Lawyers accuse insurers of hypocrisy over discount rate

Go to the profile of The Brief team
Aug 01, 2017
0
0
Recommend 0 Comment

Insurers had claimed that cutting the discount rate used to determine compensation to claimants injured in car accidents would force them to put up premiums

Kim Kyung-Hoon/Reuters

Claimant lawyers lambasted insurance companies for hypocrisy after reports that British drivers are being fleeced in secret deals to inflate repair bills.

The Daily Telegraph accused insurers of routinely inflating repair costs by as much as 100 per cent and receiving kickbacks for the difference between the higher figure and the actual fee claimed by the garage. According to the newspaper, “the system is used by insurers representing drivers involved in accidents which were not their fault to rip off rival firms representing the at fault drivers for repair work”.

It is estimated that the scams could be creating a hidden cost of £750 million, which some suggest would be equivalent to about 5 per cent of the UK’s £34 million drivers’ annual insurance premiums.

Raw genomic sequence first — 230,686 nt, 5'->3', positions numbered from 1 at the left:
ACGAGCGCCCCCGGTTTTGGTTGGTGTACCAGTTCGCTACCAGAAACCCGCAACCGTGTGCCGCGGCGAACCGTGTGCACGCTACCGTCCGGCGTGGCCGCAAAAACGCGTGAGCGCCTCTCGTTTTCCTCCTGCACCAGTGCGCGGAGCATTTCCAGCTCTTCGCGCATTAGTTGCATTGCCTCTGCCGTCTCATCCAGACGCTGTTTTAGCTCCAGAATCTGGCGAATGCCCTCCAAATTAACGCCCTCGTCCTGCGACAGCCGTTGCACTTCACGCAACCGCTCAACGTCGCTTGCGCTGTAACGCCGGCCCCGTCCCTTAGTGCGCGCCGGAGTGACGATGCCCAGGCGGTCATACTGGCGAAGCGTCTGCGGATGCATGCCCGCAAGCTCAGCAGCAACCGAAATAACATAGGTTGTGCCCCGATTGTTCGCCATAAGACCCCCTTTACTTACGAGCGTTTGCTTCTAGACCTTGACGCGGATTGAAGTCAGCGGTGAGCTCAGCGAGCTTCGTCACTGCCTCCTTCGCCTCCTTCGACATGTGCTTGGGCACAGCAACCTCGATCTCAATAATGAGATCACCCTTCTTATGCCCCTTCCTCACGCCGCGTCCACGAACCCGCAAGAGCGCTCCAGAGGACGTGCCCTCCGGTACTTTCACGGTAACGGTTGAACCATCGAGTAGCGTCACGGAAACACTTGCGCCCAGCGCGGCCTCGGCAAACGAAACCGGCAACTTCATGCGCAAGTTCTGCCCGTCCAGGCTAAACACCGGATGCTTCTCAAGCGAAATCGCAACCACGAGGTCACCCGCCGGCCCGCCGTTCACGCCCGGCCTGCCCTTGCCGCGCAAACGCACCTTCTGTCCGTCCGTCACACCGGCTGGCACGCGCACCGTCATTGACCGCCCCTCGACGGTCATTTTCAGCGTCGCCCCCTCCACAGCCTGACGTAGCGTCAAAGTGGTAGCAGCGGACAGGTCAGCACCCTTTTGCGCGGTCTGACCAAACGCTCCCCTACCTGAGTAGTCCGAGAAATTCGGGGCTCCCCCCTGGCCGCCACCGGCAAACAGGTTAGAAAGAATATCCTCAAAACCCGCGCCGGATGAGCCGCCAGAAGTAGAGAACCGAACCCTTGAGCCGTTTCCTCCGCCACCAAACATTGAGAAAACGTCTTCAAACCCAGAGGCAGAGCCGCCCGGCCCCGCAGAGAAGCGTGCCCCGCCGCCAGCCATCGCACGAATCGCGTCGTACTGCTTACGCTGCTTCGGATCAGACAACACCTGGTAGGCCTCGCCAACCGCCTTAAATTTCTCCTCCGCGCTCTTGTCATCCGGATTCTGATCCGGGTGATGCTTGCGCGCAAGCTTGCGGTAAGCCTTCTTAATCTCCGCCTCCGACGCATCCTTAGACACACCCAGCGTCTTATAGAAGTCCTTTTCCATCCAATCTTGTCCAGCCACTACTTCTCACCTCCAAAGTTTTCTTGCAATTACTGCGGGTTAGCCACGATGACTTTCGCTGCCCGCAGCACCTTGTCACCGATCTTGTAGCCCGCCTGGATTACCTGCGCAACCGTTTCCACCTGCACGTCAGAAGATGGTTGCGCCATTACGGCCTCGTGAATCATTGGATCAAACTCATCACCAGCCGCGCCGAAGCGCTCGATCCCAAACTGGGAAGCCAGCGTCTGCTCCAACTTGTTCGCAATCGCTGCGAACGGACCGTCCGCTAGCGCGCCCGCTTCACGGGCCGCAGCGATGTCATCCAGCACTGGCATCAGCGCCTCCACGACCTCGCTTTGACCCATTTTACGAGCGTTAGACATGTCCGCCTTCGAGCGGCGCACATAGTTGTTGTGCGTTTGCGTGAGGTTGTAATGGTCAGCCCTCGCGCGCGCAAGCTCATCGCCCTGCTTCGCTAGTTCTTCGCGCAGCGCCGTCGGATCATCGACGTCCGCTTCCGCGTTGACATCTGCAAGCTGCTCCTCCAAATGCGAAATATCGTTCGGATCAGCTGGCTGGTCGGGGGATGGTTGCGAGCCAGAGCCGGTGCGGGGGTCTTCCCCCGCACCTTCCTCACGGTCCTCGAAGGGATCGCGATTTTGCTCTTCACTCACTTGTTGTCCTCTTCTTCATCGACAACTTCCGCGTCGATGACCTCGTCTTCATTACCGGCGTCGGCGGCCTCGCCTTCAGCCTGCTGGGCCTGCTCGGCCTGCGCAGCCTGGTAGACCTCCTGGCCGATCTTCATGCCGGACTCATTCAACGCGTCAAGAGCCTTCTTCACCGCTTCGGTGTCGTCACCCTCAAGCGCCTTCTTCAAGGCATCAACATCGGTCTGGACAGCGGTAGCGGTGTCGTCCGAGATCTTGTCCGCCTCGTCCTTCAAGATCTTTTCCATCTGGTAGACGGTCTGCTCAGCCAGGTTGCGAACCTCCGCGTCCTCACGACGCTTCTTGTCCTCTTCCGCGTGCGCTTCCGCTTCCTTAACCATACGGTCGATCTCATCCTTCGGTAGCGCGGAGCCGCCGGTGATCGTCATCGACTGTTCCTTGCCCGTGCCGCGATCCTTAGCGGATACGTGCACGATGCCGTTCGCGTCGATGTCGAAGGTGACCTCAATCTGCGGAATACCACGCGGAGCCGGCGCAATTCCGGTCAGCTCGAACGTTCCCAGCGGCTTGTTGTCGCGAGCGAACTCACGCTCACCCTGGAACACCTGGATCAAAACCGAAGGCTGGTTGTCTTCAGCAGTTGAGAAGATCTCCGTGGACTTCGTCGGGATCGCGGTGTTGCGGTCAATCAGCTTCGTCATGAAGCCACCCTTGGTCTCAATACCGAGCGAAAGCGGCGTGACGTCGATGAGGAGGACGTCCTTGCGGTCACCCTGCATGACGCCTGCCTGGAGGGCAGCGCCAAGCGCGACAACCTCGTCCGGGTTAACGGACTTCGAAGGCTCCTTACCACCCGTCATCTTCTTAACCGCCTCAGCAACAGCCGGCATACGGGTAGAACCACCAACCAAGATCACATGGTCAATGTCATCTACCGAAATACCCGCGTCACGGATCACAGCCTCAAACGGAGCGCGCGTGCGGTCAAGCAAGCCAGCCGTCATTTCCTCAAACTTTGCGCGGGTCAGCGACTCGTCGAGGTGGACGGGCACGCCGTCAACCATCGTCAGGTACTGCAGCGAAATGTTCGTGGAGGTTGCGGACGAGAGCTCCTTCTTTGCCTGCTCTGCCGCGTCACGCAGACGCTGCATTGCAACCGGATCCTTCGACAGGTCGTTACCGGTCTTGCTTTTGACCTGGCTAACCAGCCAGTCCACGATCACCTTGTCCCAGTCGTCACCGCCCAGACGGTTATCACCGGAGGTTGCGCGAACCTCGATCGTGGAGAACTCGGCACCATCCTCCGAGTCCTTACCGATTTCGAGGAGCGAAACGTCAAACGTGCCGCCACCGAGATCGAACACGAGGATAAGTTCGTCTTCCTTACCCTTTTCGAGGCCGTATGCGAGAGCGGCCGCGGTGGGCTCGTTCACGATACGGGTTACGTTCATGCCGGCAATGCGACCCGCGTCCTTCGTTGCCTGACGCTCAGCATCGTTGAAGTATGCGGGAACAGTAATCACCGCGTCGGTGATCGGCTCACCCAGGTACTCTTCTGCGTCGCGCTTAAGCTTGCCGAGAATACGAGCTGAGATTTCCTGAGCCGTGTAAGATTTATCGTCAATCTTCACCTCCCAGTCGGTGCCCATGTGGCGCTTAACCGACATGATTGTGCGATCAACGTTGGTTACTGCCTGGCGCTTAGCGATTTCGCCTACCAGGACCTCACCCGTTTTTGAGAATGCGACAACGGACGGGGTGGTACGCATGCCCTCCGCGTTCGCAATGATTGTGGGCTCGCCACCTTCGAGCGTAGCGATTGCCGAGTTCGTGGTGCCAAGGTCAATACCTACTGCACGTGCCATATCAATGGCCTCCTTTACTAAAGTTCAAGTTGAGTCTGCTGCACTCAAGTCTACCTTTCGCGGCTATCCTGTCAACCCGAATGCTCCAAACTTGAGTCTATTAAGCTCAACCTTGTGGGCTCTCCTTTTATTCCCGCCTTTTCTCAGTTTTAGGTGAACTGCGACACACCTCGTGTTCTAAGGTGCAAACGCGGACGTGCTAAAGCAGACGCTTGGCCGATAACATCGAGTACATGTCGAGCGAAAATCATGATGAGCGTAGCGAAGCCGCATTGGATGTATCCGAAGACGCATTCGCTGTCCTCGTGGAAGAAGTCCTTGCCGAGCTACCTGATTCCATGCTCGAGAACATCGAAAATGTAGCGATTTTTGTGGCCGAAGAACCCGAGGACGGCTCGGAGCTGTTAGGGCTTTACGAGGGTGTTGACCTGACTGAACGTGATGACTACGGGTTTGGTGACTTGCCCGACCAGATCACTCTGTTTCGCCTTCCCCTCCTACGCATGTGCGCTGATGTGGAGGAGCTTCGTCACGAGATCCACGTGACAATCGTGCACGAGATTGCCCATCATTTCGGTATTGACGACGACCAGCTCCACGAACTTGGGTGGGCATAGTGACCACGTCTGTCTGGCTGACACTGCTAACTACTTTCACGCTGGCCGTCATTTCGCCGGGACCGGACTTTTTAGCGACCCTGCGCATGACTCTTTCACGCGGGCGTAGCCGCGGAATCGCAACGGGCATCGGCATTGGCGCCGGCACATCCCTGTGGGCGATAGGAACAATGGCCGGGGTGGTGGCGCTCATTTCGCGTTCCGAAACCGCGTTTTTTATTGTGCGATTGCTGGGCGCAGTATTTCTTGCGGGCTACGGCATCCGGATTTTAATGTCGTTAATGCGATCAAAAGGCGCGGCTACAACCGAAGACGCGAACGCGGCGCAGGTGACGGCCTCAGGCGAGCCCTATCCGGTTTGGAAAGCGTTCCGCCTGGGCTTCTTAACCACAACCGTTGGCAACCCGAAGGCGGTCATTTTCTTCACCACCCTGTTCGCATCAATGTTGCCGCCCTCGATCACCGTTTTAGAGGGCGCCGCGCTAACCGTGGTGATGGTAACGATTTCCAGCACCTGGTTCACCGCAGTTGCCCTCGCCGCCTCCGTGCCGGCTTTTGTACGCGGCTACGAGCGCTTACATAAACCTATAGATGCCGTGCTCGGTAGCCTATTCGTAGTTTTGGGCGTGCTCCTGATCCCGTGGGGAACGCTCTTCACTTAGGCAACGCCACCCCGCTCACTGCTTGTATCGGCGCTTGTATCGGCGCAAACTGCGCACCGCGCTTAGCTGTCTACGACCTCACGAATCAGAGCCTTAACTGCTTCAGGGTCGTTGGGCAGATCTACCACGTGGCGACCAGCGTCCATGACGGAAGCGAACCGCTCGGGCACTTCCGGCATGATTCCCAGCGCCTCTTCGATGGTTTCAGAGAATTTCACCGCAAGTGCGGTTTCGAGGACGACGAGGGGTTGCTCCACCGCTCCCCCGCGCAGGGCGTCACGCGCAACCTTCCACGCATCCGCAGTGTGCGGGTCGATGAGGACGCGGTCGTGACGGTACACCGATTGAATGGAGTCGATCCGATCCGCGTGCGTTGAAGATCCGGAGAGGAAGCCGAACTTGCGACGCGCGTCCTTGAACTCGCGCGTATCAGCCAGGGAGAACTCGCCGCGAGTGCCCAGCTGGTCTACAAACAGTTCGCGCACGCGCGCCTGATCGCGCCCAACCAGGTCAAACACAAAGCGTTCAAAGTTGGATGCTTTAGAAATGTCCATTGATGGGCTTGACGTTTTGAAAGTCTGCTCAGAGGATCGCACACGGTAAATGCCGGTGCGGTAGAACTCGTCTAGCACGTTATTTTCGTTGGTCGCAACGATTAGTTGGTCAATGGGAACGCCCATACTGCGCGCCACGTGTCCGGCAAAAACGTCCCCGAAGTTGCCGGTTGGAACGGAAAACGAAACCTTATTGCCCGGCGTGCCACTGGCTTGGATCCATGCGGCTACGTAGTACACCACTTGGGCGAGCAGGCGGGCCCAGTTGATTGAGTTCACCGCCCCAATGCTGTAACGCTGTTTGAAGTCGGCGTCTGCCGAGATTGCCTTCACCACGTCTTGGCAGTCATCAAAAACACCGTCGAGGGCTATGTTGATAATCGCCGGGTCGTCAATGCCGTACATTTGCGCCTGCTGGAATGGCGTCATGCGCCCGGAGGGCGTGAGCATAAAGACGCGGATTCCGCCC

Yasmin Ameer, serious injury specialist at Nockolds Solicitors, said: “The insurance industry is quick to blame the compensation culture and solicitors for the rise in insurance premiums. Now they need to take a closer look at their own processes and procedures.”

Earlier this year, the Ministry of Justice cut to the discount rate – the calculation used to determine lump sum compensation to claimants who have suffered life-changing injuries. The Association of British Insurers said the move would lead to an increase in motor and liability premiums. 

Ameer went on to say: “[Insurance companies’] hypocrisy is now laid bare for all to see. It is time for insurance companies to get their own house in order rather than blaming everyone else – be it the government, solicitors or their own customers.”

Bill Braithwaite, QC, of Exchange Chambers in Liverpool, agreed, saying: “The insurance industry has been telling drivers that the change in calculating personal injury compensation through a new discount rate will cost them millions of pounds in higher premiums. This does not sit well with the notion that they are inflating repair costs. Will the government now realise the truth behind the intense lobbying currently being carried out by insurers against the discount rate?”

The Ministry of Justice is reviewing the discount rate.

Go to the profile of The Brief team

The Brief team

Articles by The Brief's team of reporters and daily guest columnists

No comments yet.